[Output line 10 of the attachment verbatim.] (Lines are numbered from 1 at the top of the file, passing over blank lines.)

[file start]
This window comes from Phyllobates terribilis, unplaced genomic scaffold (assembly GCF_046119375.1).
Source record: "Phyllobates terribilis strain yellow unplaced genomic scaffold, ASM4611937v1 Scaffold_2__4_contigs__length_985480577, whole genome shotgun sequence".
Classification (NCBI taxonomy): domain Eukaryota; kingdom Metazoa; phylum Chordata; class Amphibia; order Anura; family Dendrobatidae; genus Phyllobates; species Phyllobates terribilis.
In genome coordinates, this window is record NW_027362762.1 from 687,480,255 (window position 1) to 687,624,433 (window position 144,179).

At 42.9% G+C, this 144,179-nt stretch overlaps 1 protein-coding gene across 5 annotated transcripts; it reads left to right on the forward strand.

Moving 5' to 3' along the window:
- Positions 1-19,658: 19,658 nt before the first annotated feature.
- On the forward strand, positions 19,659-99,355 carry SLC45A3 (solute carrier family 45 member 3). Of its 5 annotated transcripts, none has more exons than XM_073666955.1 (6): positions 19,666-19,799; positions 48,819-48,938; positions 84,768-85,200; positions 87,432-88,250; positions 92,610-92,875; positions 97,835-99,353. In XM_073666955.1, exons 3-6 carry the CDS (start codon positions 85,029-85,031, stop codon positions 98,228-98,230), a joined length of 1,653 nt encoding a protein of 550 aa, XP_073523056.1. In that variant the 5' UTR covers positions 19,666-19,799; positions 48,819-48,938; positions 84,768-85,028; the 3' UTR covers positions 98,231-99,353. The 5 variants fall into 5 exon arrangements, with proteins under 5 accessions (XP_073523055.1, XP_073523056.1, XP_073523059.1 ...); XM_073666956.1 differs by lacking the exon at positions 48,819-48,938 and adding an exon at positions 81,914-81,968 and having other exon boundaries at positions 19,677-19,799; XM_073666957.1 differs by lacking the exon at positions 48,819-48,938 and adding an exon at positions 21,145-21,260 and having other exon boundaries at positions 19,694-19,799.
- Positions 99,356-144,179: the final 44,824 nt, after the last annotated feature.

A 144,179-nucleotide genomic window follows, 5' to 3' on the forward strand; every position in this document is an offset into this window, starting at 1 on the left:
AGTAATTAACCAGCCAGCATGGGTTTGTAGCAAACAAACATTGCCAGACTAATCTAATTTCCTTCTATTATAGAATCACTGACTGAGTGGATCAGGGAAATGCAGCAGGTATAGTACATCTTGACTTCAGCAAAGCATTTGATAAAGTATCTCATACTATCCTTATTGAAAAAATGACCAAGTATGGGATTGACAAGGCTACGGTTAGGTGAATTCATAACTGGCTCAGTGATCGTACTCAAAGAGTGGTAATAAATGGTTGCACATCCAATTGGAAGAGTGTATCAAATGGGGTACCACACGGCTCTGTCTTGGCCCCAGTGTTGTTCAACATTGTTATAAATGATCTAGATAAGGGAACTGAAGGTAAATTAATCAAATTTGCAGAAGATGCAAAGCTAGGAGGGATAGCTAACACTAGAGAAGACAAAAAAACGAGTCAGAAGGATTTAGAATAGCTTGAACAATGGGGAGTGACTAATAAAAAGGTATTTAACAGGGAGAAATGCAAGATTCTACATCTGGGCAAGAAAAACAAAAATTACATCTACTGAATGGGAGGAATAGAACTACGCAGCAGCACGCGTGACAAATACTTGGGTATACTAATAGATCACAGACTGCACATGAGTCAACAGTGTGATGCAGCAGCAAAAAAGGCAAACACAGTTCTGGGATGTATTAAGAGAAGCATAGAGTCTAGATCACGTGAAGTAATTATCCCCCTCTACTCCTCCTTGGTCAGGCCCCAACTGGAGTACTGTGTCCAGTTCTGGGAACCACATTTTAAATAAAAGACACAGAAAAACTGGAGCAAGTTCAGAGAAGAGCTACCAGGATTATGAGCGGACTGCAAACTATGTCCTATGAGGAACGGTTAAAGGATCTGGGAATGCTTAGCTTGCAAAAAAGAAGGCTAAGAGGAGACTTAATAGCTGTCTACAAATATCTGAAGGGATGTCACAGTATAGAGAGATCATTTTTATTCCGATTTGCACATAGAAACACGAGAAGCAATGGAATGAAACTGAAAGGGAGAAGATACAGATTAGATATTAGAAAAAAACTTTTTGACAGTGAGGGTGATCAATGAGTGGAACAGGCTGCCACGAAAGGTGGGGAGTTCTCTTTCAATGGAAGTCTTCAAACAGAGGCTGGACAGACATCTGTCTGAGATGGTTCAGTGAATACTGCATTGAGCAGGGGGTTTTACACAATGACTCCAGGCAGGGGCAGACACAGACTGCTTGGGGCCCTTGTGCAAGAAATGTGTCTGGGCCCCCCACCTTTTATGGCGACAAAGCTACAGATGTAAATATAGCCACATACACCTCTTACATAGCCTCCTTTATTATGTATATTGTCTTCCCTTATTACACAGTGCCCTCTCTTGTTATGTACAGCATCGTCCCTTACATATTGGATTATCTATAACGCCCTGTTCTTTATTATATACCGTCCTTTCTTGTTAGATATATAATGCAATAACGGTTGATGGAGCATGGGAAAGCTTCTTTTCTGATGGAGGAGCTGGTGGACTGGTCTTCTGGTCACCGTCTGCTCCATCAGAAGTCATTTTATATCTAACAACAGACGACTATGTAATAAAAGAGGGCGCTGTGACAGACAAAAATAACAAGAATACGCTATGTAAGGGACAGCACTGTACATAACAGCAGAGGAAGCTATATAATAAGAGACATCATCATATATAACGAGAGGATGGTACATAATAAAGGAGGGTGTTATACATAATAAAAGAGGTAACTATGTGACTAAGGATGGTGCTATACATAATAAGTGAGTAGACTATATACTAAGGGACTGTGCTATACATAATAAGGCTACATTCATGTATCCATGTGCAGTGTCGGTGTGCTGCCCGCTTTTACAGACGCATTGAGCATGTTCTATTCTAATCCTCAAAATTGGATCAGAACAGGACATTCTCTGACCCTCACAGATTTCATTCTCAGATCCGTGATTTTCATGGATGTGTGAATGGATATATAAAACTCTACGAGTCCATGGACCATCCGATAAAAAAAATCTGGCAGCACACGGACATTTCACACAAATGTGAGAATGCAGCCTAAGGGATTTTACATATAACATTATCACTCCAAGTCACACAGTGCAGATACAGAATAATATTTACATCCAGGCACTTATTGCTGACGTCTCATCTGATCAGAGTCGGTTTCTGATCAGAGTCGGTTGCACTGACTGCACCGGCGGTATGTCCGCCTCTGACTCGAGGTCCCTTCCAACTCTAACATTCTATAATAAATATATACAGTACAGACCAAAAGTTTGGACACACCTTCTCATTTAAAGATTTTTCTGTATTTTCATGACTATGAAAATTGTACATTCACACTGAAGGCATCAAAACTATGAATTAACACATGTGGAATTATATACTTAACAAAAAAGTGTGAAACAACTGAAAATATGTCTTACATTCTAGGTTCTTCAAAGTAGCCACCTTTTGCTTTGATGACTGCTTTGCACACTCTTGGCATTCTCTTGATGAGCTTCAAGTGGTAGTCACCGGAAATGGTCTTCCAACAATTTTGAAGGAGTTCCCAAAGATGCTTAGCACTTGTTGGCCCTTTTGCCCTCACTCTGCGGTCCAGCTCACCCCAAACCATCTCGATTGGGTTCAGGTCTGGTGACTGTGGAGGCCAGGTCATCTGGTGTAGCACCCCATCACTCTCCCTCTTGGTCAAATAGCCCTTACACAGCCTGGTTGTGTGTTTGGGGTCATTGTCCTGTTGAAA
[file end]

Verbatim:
A 144,179-nucleotide genomic window follows, 5' to 3' on the forward strand; every position in this document is an offset into this window, starting at 1 on the left: